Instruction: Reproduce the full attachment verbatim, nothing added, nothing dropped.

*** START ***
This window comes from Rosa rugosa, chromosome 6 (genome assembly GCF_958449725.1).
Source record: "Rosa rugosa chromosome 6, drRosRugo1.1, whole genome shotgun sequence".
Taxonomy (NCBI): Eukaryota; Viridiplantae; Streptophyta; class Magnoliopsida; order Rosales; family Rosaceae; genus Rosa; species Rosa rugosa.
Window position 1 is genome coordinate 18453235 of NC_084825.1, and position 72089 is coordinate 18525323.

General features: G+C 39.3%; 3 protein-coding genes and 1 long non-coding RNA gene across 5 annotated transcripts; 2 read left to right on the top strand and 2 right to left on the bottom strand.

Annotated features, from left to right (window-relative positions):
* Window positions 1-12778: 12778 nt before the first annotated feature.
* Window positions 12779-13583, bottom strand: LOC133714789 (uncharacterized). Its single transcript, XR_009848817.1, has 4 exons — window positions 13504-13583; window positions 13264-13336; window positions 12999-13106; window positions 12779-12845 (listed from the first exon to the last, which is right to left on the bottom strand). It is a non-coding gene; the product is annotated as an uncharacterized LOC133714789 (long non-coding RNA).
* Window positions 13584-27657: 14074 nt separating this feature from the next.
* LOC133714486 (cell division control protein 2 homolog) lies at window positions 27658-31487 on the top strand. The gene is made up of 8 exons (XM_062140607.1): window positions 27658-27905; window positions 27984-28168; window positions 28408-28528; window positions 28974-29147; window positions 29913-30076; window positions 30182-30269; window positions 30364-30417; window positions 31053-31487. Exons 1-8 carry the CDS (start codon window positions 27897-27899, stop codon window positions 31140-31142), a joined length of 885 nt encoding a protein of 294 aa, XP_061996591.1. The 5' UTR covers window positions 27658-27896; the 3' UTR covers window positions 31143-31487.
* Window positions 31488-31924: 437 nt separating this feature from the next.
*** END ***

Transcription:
This window comes from Rosa rugosa, chromosome 6 (genome assembly GCF_958449725.1).
Source record: "Rosa rugosa chromosome 6, drRosRugo1.1, whole genome shotgun sequence".
Taxonomy (NCBI): Eukaryota; Viridiplantae; Streptophyta; class Magnoliopsida; order Rosales; family Rosaceae; genus Rosa; species Rosa rugosa.
Window position 1 is genome coordinate 18453235 of NC_084825.1, and position 72089 is coordinate 18525323.

General features: G+C 39.3%; 3 protein-coding genes and 1 long non-coding RNA gene across 5 annotated transcripts; 2 read left to right on the top strand and 2 right to left on the bottom strand.

Annotated features, from left to right (window-relative positions):
* Window positions 1-12778: 12778 nt before the first annotated feature.
* Window positions 12779-13583, bottom strand: LOC133714789 (uncharacterized). Its single transcript, XR_009848817.1, has 4 exons — window positions 13504-13583; window positions 13264-13336; window positions 12999-13106; window positions 12779-12845 (listed from the first exon to the last, which is right to left on the bottom strand). It is a non-coding gene; the product is annotated as an uncharacterized LOC133714789 (long non-coding RNA).
* Window positions 13584-27657: 14074 nt separating this feature from the next.
* LOC133714486 (cell division control protein 2 homolog) lies at window positions 27658-31487 on the top strand. The gene is made up of 8 exons (XM_062140607.1): window positions 27658-27905; window positions 27984-28168; window positions 28408-28528; window positions 28974-29147; window positions 29913-30076; window positions 30182-30269; window positions 30364-30417; window positions 31053-31487. Exons 1-8 carry the CDS (start codon window positions 27897-27899, stop codon window positions 31140-31142), a joined length of 885 nt encoding a protein of 294 aa, XP_061996591.1. The 5' UTR covers window positions 27658-27896; the 3' UTR covers window positions 31143-31487.
* Window positions 31488-31924: 437 nt separating this feature from the next.